In a case the SEC urged the Court to take, the US Supreme Court has agreed to decide if plaintiffs in securities fraud actions must satisfy not only the requirements to trigger a rebuttable presumption of fraud on the market, but must also establish loss causation at class certification by a preponderance of admissible evidence without merits discovery. The Supreme Court granted certiorari on January 7, 2011 in the case of Erica P. John Fund, Inc. v. Halliburton Co., et al., Dkt. No. 09-1403.
At the invitation of the Court, the SEC had filed an amicus brief asking the Court to resolve a split in the federal circuits over when a plaintiff in a securities fraud action relying on a fraud-on-the-market reliance presumption must demonstrate loss causation to obtain class certification. The brief contends that a Fifth Circuit panel erroneously required the plaintiff to prove loss causation at the class certification stage by a preponderance of the evidence. The petition asks the Court to review the significant threshold issue of the proper procedural standard for loss causation at the class certification stage.
The Fifth Circuit’s approach to class certification in securities fraud cases conflicts with the decisions of two other courts of appeals. The Seventh Circuit has expressly rejected the Fifth Circuit’s approach, said the Commission, and the Second Circuit, while allowing some consideration of the merits at the class certification stage, does not require the putative class representative to prove loss causation. The question presented is a recurring and important one, emphasized the SEC, and the Court was urged to grant review and use the suitable vehicle of the instant action to address it.
In order to certify a case as a class action, a federal district court must determine that the proposed class satisfies all of the requirements contained in Federal Rule of Civil Procedure 23, one of which is that questions of law or fact common to class members predominate over any questions affecting only individual members.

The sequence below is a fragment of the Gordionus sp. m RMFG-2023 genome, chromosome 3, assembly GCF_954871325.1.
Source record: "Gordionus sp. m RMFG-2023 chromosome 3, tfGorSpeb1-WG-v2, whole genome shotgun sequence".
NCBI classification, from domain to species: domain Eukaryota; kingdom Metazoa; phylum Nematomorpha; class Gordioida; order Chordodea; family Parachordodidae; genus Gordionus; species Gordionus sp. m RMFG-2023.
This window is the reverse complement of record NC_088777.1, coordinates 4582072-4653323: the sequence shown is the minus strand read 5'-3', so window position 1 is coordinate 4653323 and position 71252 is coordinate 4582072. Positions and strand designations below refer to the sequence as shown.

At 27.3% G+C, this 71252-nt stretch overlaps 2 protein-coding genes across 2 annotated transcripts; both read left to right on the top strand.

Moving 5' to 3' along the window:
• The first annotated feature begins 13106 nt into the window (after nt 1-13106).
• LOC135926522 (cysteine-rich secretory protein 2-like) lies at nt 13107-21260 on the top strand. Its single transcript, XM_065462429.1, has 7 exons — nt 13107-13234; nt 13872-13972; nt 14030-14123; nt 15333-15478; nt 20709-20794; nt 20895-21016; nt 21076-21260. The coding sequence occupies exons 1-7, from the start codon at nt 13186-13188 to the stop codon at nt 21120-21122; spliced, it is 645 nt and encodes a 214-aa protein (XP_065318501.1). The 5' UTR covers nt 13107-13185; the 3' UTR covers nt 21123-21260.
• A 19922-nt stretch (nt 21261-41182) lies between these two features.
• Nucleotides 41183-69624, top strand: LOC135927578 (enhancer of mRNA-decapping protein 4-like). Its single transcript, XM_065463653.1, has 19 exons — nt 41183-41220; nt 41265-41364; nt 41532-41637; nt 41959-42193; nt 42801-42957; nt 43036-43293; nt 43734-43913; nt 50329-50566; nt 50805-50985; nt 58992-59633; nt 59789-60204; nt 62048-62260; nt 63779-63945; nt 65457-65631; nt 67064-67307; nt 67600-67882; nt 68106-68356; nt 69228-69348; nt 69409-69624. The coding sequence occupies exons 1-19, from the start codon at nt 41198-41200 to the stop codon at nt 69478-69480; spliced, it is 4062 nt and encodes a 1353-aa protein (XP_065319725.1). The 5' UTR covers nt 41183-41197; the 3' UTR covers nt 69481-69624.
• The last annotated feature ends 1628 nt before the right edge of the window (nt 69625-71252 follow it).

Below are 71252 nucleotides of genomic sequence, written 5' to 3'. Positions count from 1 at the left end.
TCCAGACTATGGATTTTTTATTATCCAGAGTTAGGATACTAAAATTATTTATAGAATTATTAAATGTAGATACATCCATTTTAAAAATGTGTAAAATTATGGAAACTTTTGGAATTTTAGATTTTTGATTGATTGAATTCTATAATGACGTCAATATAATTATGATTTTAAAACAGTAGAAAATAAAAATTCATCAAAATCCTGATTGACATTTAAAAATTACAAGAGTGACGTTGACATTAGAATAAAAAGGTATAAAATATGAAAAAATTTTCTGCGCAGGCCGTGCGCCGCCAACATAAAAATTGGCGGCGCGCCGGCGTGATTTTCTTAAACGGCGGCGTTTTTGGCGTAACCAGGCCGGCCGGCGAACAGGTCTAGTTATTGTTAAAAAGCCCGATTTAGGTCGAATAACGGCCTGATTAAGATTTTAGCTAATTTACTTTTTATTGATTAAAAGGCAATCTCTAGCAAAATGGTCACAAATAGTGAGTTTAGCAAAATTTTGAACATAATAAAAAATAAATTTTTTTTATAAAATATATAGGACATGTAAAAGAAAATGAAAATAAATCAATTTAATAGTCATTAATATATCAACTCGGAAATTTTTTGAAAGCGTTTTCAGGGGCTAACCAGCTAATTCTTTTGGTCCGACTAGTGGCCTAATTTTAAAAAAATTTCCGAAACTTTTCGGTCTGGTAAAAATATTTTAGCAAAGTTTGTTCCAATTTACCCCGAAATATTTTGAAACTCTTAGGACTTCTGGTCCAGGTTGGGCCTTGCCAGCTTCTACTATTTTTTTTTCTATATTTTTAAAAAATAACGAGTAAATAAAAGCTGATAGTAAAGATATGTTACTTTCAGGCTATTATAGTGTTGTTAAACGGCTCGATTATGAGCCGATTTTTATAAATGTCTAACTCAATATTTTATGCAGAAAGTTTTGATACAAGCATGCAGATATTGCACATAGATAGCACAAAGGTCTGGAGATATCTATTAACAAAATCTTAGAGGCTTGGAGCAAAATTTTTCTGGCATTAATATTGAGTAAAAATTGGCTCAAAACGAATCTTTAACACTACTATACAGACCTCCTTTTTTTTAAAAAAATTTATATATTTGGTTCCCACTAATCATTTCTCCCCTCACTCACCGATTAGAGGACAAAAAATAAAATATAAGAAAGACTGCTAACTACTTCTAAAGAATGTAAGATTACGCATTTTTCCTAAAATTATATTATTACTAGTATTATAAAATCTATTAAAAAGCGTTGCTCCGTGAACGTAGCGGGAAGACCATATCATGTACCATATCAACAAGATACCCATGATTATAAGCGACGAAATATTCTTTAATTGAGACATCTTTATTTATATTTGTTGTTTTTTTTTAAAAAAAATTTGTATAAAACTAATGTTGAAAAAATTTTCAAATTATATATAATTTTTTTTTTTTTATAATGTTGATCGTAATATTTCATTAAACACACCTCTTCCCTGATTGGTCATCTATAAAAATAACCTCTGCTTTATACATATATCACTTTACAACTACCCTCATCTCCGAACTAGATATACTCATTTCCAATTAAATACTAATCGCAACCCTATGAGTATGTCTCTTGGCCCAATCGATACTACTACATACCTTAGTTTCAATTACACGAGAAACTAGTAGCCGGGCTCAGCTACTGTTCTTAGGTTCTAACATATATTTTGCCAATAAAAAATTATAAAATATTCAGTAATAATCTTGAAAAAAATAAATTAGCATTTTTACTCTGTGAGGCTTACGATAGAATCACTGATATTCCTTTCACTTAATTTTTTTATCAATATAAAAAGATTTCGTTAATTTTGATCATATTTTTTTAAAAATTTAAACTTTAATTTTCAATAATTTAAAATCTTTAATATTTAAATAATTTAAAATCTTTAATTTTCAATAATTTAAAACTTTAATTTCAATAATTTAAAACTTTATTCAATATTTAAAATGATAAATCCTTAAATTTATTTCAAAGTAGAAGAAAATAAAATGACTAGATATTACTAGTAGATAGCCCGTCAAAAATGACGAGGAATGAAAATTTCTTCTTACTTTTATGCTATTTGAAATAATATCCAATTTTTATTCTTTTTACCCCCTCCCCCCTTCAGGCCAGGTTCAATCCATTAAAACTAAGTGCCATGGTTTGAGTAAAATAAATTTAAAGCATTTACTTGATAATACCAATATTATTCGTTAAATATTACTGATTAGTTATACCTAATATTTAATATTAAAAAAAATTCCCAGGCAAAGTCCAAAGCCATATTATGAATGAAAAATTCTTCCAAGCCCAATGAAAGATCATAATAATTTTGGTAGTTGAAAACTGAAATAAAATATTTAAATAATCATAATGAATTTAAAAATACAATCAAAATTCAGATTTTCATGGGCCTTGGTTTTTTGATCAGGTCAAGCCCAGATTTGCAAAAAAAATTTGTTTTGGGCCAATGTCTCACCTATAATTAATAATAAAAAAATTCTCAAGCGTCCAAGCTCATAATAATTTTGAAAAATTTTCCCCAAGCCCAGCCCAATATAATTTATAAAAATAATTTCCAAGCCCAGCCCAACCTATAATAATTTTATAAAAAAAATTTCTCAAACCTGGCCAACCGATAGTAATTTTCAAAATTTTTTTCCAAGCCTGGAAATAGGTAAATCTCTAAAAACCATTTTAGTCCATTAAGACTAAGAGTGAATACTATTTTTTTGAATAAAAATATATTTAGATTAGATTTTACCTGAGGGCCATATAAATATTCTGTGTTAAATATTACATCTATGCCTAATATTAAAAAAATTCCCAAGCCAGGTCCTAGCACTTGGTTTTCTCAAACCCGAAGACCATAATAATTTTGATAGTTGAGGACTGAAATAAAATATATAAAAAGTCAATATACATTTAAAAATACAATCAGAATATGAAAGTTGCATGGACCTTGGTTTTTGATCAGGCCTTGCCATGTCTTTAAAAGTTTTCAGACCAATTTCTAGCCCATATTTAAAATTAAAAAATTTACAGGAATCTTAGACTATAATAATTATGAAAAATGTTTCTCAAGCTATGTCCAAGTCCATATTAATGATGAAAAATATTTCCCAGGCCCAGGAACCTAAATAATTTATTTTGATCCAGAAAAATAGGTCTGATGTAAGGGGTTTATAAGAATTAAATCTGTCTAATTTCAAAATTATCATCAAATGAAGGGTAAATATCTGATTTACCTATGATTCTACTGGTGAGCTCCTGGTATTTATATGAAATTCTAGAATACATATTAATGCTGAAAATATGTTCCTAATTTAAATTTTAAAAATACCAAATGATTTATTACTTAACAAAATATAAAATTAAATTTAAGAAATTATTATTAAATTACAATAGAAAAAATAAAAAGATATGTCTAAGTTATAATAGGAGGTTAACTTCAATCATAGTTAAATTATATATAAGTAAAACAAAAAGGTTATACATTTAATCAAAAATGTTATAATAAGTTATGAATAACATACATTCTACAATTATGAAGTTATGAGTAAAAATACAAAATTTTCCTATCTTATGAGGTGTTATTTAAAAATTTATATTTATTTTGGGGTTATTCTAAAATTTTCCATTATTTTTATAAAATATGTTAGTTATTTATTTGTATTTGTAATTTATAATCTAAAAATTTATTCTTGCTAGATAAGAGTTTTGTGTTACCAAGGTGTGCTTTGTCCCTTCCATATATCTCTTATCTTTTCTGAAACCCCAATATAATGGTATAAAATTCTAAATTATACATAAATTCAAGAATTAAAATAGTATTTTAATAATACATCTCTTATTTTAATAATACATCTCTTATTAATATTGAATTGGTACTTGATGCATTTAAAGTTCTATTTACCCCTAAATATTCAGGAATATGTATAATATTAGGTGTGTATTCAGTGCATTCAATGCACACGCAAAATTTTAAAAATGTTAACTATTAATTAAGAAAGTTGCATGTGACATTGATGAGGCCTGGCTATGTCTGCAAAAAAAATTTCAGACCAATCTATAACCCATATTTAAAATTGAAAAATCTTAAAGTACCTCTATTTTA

So long as the plaintiffs have established that the fraud-on-the-market theory is applicable generally by showing that the alleged misrepresentations were made publicly, that the company’s shares were traded in an efficient market, and that they traded shares between the time the misrepresentations were made and the time the truth was revealed, noted amicus, then they have shown that common questions predominate on the question of reliance. If the plaintiffs are subsequently unable to prove that they suffered any loss as a result of the alleged misrepresentations, the defendant will prevail on the merits, but the presence or absence of such proof is irrelevant to the question of class certification.
With respect to loss causation, the only relevant question at the class-certification stage is whether reso¬lution of the loss-causation issue can be expected to turn on proof that is common to class members generally. So long as the loss-causation issue affects investors in common and therefore can be made on a class-wide basis, said the brief, a court may not deny class certification based on its view that the plaintiffs cannot prove that element of their claims. The SEC pointed out that the Fifth Circuit did not suggest that the loss-causation inquiry would vary from plaintiff to plaintiff in a way that would prevent common issues from predominating. Rather, the clear thrust of the court’s analysis was that proof of loss causation was lacking with respect to all members of the class. Amicus contends that the Fifth Circuit erred by denying class certification on a ground unrelated to the requirements of Rule 23.
The Fifth Circuit compounded that error by requiring the plaintiffs to prove loss causation by a preponderance of the evidence at the class certification stage. The Fifth Circuit did not simply ask if the plaintiffs had adequately alleged loss causation or had established a prima facie case on that element, but instead required them to prove loss causation by a preponderance of the evidence, which improperly preempted the merits inquiries that occur at the summary-judgment stage and at trial. The brief contends that the Fifth Circuit erred by requiring plaintiffs to prove loss causation at that early stage.
According to the SEC, the Fifth Circuit’s approach improperly requires district courts to usurp the role of juries in resolving disputed loss causation issues by requiring them to decide at the class-certification stage whether the named plaintiff has proved loss causation by a preponderance of the evidence, not simply whether a reasonable fact-finder could so conclude. That standard denies class plaintiffs in securities-fraud suits the opportunity to have loss causation resolved by a jury.